Informations and abstract
Keywords: Technology; Camerawork; History of Consciousness, Alessandro Blasetti; Unsteadycam.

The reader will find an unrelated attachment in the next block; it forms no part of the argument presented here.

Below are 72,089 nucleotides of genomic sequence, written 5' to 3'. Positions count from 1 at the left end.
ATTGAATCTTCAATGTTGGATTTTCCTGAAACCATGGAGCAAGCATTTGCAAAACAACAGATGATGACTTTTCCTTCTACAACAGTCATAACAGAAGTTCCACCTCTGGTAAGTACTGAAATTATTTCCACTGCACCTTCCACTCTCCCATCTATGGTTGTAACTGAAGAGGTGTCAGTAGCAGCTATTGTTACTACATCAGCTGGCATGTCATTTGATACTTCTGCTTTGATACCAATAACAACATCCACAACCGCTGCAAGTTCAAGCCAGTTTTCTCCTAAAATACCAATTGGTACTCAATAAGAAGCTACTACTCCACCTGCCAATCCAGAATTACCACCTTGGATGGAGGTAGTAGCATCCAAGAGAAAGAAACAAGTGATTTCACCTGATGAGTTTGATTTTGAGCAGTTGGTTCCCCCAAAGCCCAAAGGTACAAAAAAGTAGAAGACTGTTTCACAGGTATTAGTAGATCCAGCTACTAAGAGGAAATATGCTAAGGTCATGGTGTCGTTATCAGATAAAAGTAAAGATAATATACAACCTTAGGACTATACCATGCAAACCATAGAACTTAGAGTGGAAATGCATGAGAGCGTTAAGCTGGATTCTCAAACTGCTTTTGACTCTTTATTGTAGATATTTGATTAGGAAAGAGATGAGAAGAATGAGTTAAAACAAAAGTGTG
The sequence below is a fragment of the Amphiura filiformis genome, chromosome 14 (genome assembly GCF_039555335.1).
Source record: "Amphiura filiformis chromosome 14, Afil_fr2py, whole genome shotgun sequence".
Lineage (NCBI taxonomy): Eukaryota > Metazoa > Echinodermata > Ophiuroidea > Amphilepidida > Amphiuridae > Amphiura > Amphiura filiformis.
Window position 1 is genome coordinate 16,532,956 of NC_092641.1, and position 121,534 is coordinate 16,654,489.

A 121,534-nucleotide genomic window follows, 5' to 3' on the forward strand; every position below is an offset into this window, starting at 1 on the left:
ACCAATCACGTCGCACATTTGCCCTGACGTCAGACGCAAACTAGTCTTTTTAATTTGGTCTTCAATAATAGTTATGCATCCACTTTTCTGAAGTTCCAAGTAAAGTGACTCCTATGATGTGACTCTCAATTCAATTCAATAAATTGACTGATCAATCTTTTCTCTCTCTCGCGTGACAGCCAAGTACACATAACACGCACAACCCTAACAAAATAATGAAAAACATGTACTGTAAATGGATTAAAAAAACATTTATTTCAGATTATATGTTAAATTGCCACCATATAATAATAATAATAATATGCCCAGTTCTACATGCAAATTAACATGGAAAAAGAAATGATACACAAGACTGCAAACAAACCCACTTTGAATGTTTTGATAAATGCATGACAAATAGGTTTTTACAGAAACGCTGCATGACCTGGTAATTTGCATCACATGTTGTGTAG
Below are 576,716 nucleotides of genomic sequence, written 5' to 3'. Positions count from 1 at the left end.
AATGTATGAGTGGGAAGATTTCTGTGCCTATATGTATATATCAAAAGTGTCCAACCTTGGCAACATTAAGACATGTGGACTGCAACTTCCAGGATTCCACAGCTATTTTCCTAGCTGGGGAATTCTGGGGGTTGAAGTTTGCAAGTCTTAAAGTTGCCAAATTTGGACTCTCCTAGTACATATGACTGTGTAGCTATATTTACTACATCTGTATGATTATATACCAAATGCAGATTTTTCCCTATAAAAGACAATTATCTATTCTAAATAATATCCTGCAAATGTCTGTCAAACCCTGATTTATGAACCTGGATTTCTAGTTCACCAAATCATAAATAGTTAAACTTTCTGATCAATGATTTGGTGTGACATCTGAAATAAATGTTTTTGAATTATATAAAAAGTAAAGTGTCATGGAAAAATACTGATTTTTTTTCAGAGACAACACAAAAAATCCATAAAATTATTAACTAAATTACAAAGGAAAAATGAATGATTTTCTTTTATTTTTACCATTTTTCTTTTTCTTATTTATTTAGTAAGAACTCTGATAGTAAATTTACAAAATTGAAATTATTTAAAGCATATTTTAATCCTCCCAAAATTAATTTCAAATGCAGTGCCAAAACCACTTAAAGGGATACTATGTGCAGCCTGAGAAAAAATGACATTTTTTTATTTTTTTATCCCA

For the last five years a small team has engaged in a specific historical and phenomenological research project by building a camera designed in 1928 by famed Italian director Alessandro Blasetti and his colleague Ernesto Cauda. Though their remarkable design, which we named the «Unsteadycam», was curiously never built, it is important in the history of cinema: from our own research it seems to be the very first camera designed hands-free free movement, a new kind of paintbrush for directors the like of which was finally realized in 1975 when inventor Garrett Brown's Steadicam was finally produced. As reconstructive researchers we built mock-ups and prototypes of the Unsteadycam and then field-tested them, in order to explore the historically-bounded phenomenology of both innovation and camera use. This collective physical realization of the design's limits, achievements, material choices and uses showed the ways it broke from and was continuous with the limits of 1920s camera technologies: it helped reveal the barriers of working handheld with earlier cameras, the historical elimination of opaque film-stock, and even engaged with the question raised by Mckernan (2015) of why early moving-image technology privileged the rectangular frame over the round frame common among early still-image cameras.